To participate in this study you must have a confirmatory family history of HD defined by the presence of either: 1) a parent or sibling with clinically diagnosed features of HD or 2) a first-degree relative (parent, sibling, child) known to be a carrier of the HD gene through pre-symptomatic DNA testing. This study is sponsored by HP Therapeutics Foundation, Inc. For more information about recruitment, please contact our Clinical Research Nurse, Annette Robinson, RN, BSN, CCRC at (502) 540-3585 or via email at email@example.com
The University of Louisville, Division of Movement Disorders in collaboration with the Huntington Study Group (HSG)is currently enrolling patients in a study examining the effects of creatine monohydrate (HD-02) on the progression of functional decline in Huntington's disease as measured by the change in the Total Functional Capacity (TFC) scale over a period of 36 months. This study is sponsored by the NIH, National Center for Complementary & Alternative Medicine (NCCAM). For more information about recruitment, please contact our Clinical Research Nurse, Annette Robinson, RN, BSN, CCRC at (502) 540-3585 or via email at firstname.lastname@example.org
Toronto MOCA Study
The Micheal J. Fox Foundation is funding a study conducted by Toronto Western Hospital that validaes he Montreal Cognitive Assessment Scale used to diagnose mild cognitive impairment in Parkinson's disease (PD).
20-80% of patients with PD will develop dementia over time. There is increasing recognitiion of cognitive impairment not meeting criteria for dementia in PD and the utility of the PD-Mild Cogntivie Impairment (MCI) concept. Recognition of MCI is important to direct treatment decisions and to reduce morbidity. Once disease-modifying therapies become available, early detection of MCI will be even more important. A brief tool is needed that assesses a broad range of cognitive domains and can be used by clinicians for cognitive screening and to follow patients over time. This study will determine the effectiveness of this tool against other tools used such as the Mini-Mental State Examination.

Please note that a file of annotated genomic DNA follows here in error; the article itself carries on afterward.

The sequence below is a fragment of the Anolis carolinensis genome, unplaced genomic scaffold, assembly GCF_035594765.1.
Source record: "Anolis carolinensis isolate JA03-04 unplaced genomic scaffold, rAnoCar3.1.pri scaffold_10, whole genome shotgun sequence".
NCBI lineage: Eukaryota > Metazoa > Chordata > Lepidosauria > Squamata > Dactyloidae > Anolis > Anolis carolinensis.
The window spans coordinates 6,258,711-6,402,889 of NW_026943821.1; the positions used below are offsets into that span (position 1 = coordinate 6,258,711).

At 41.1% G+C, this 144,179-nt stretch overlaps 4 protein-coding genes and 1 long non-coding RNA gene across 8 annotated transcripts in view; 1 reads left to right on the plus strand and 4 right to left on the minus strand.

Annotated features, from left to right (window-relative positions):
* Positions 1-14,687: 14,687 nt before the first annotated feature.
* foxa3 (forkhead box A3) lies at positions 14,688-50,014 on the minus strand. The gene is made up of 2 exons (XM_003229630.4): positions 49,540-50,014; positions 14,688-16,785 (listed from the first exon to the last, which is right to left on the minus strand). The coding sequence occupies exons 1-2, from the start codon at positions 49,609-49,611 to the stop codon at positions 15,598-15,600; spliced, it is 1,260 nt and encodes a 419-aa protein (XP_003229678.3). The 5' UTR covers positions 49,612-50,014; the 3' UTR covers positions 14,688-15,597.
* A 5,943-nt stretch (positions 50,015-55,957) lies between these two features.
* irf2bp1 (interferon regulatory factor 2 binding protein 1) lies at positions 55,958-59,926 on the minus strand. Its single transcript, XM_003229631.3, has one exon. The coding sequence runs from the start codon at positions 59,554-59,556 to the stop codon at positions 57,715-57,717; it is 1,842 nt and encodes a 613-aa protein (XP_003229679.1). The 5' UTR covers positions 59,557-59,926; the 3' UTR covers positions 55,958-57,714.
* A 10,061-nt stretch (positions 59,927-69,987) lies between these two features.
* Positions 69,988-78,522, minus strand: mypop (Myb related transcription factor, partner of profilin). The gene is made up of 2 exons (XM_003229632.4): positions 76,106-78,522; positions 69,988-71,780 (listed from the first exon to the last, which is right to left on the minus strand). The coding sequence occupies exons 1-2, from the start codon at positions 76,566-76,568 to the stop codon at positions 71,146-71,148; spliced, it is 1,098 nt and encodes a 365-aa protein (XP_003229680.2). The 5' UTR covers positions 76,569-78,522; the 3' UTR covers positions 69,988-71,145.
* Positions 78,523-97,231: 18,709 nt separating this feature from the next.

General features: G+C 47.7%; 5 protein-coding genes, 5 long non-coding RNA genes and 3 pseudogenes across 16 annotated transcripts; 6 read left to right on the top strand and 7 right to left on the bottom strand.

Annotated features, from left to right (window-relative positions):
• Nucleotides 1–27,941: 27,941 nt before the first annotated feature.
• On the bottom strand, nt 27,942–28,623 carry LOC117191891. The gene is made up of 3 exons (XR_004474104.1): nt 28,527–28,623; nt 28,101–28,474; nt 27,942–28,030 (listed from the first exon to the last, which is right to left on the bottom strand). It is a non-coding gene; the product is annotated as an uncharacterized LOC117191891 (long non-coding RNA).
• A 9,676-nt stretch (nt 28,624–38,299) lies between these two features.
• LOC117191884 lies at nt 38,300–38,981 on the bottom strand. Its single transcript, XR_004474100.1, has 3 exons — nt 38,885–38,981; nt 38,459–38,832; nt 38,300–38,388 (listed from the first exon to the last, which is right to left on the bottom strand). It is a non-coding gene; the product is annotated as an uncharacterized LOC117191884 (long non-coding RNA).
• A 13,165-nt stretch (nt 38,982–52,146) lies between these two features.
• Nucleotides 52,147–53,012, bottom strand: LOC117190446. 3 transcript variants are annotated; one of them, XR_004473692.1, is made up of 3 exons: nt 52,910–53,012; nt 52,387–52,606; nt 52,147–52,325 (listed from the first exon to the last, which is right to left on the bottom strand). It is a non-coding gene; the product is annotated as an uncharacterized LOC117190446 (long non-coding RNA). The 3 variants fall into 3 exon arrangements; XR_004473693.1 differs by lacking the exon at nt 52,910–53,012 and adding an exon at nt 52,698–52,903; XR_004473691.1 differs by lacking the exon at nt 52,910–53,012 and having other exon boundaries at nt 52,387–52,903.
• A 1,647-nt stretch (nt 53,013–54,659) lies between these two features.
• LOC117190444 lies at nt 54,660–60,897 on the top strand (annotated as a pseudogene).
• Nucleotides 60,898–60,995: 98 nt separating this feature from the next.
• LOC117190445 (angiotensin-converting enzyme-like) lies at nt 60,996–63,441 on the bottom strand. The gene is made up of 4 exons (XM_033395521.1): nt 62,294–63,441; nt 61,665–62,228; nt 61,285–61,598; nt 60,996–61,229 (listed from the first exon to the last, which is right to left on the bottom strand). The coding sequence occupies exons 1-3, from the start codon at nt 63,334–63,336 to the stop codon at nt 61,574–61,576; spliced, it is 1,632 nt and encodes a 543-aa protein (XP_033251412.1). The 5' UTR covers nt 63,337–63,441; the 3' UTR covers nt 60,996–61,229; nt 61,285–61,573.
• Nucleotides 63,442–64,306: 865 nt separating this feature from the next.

The University of Louisville Division of Movment Disorders is participating in this study and enrollment of patients will begin soon. Pleave visit the Michael J. Fox Foundation website for more information or contact Annette Robinson, RN, BSN, CCRC at (502)540-3585 or by email at email@example.com.
A study about Depression in PD Patients... details coming soon!
Genetic and Environmental Risk Factors for PSP
Funded in 2006 by an R01 Grant from the National Institutes of Health, the purpose of this six-year project is to identify environmental factors that may lead to increased risk of the development of Progressive Supranuclear Palsy (PSP) and to more firmly establish the relationship between genetic predisposition to PSP and environmental risks. This case controlled, multi-center study is being led by the Division of Movement Disorders at the University of Louisville and involves researchers from Baylor Medical College in Huston, TX; Case Western Reserve in Cleveland, OH; Emory School of Medicine in Atlanta, GA; University of Alabama at Birmingham in Birmingham, AL; UCLA in Los Angeles, CA; University of Maryland in Baltimore, MD; University of Colorado in Denver, CO; University of Washington in Seattle, WA; University of Kansas Medical Center in Kansas City, KS; Rush University Medical Center in Chicago, IL; Toronto Western Hospital in Toronto, Ontario Canada; University of Utah in Salt Lake City, UT. Physicians and patients are encouraged to be involved in this study that has the potential to disentangle the causes of this devastating disease. To learn more about this study or to enroll at one of our sites, please visit http://www.pspstudy.com/ .